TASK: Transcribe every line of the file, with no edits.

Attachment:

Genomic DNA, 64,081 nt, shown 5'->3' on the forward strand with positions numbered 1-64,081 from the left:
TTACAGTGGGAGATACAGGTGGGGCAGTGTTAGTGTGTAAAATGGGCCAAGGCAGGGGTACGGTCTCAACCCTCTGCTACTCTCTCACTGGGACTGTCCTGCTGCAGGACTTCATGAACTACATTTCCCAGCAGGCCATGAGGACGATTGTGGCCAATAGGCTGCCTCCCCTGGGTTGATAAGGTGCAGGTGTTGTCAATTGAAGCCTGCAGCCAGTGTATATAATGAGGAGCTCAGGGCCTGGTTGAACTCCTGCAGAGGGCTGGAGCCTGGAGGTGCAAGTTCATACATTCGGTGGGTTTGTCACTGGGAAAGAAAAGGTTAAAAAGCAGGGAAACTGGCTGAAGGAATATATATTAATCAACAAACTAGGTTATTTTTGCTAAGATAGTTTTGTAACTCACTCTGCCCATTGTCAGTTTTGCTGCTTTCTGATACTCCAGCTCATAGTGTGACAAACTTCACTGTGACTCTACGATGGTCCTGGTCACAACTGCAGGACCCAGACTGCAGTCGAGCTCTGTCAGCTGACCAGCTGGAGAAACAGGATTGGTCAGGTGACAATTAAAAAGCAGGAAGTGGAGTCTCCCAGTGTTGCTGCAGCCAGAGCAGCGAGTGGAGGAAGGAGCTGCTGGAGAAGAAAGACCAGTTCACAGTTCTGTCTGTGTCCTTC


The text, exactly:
Genomic DNA, 64,081 nt, shown 5'->3' on the forward strand with positions numbered 1-64,081 from the left:
TTACAGTGGGAGATACAGGTGGGGCAGTGTTAGTGTGTAAAATGGGCCAAGGCAGGGGTACGGTCTCAACCCTCTGCTACTCTCTCACTGGGACTGTCCTGCTGCAGGACTTCATGAACTACATTTCCCAGCAGGCCATGAGGACGATTGTGGCCAATAGGCTGCCTCCCCTGGGTTGATAAGGTGCAGGTGTTGTCAATTGAAGCCTGCAGCCAGTGTATATAATGAGGAGCTCAGGGCCTGGTTGAACTCCTGCAGAGGGCTGGAGCCTGGAGGTGCAAGTTCATACATTCGGTGGGTTTGTCACTGGGAAAGAAAAGGTTAAAAAGCAGGGAAACTGGCTGAAGGAATATATATTAATCAACAAACTAGGTTATTTTTGCTAAGATAGTTTTGTAACTCACTCTGCCCATTGTCAGTTTTGCTGCTTTCTGATACTCCAGCTCATAGTGTGACAAACTTCACTGTGACTCTACGATGGTCCTGGTCACAACTGCAGGACCCAGACTGCAGTCGAGCTCTGTCAGCTGACCAGCTGGAGAAACAGGATTGGTCAGGTGACAATTAAAAAGCAGGAAGTGGAGTCTCCCAGTGTTGCTGCAGCCAGAGCAGCGAGTGGAGGAAGGAGCTGCTGGAGAAGAAAGACCAGTTCACAGTTCTGTCTGTGTCCTTC